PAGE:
Release Date: 
Thursday, April 1, 2021

“I never thought college would be in my future,” says honors graduate

headshot of Jesse Mattox

Jesse Mattox describes himself as a "non-traditional college student at its finest." With his background, it's hard to disagree.

“I never thought college would be in my future. Coming from a lower economic background, I did not believe it could be,” said Mattox, of Ann Arbor. “I was definitely not a good student in high school and would never pretend to be so. I dropped out of high school my sophomore year, only to re-enroll the year after and continue until I earned my diploma.”

After graduating from Woodhaven High School in Brownstown Township in 2012, Mattox worked as a waiter to support himself. He moved around a lot between apartments and jobs in the food service/hospitality industry for five years.

“When I was 23, I was working full-time at the P.F. Chang’s at the Detroit Metro Airport and living with my partner at the time. I was not necessarily unhappy, but life felt stagnant,” he explained. “I wanted to start making positive changes to my life and felt that beginning my adventure into the realm of academia would be a good start. I was not sure what I wanted to do with my life, but I knew I wanted to begin doing something worthwhile.”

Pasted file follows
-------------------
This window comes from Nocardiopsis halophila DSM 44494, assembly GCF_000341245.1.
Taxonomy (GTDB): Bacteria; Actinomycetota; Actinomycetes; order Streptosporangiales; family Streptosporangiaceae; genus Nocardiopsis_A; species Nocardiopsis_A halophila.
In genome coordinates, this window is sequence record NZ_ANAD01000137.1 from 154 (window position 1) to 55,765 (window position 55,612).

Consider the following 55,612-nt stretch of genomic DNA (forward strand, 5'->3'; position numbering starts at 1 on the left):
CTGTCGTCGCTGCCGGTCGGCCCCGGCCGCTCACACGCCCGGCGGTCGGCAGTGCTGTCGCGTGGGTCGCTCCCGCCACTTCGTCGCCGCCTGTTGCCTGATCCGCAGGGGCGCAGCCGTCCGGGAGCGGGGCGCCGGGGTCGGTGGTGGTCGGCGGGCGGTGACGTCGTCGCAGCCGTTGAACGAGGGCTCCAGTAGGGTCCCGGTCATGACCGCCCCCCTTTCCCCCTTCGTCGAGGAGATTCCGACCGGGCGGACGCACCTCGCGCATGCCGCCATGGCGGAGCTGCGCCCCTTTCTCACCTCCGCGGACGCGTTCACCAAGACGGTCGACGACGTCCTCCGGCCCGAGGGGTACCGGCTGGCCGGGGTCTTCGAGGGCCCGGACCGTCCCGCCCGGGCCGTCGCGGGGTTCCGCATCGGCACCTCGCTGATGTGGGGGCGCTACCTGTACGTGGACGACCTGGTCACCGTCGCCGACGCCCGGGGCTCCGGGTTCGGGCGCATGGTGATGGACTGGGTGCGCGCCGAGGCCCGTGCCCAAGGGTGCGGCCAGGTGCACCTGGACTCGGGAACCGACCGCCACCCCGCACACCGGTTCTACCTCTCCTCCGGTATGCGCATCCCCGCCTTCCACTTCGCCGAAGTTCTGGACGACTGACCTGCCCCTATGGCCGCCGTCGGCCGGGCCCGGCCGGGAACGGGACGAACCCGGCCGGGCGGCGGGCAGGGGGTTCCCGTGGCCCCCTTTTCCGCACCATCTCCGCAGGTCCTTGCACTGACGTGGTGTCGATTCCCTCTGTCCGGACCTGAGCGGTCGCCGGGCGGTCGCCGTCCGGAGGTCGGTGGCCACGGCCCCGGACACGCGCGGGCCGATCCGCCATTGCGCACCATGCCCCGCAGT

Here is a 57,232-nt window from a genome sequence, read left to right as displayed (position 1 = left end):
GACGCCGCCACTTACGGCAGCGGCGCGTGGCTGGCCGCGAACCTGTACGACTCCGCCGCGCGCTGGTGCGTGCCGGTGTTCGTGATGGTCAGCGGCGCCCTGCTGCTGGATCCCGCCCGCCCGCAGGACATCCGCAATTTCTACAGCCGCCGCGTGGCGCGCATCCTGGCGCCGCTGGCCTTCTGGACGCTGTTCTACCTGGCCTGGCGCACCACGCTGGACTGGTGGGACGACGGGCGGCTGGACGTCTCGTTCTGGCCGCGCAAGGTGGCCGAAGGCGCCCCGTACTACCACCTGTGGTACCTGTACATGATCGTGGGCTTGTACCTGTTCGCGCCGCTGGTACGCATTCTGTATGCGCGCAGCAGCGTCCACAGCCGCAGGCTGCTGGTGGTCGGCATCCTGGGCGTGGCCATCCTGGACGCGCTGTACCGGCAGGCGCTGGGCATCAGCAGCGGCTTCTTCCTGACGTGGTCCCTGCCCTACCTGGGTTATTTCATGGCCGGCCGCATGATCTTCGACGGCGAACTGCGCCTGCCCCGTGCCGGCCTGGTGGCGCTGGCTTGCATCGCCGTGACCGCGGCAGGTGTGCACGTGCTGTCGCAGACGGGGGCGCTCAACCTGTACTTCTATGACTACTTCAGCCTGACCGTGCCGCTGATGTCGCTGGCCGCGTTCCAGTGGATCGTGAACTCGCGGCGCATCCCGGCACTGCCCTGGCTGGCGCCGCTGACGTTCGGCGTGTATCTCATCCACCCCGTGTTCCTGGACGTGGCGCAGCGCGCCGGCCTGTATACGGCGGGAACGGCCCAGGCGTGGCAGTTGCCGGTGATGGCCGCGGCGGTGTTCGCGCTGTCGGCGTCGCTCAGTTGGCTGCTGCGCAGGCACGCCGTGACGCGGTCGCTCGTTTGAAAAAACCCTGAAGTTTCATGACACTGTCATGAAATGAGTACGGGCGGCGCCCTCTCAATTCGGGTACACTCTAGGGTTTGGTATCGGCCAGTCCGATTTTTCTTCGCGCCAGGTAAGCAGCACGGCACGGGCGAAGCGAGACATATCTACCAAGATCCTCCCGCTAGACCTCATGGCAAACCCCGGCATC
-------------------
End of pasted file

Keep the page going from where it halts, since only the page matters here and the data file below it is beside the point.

The importance of a focus on individual success

Mattox decided to enroll in HFC.

“HFC was close to home. It was convenient, offered a multitude of classes that fit my busy work schedule, and I had actually enrolled right out of high school but never registered for classes. I was thinking it was about time I picked up where I left off,” said Mattox. “With HFC, something was different. I was excited to be in this new environment, if not a little intimidated, but I wanted to do my best.”

While at HFC, many opportunities presented themselves to Mattox. Not long into his time at HFC, English professor Chelsea Lonsdale suggested he join the Henry Ford II Honors Program, which he did.

“The Honors Program benefited me in countless ways – some of which I am sure I have yet to realize,” said Mattox. “It gave me the opportunities necessary for success and the motivation to do so. I was able to connect with HFC staff and faculty on a more individual level. Whether it was through meetings with my personal mentor in the program, being involved in volunteer events, taking part in three directed studies, or developing an academic résumé, HFC is an environment catered to individual success that all starts with preparation.”

Extracurricular activities at HFC also made a difference

Mattox also served as:

He spoke about his involvement in founding SAGA.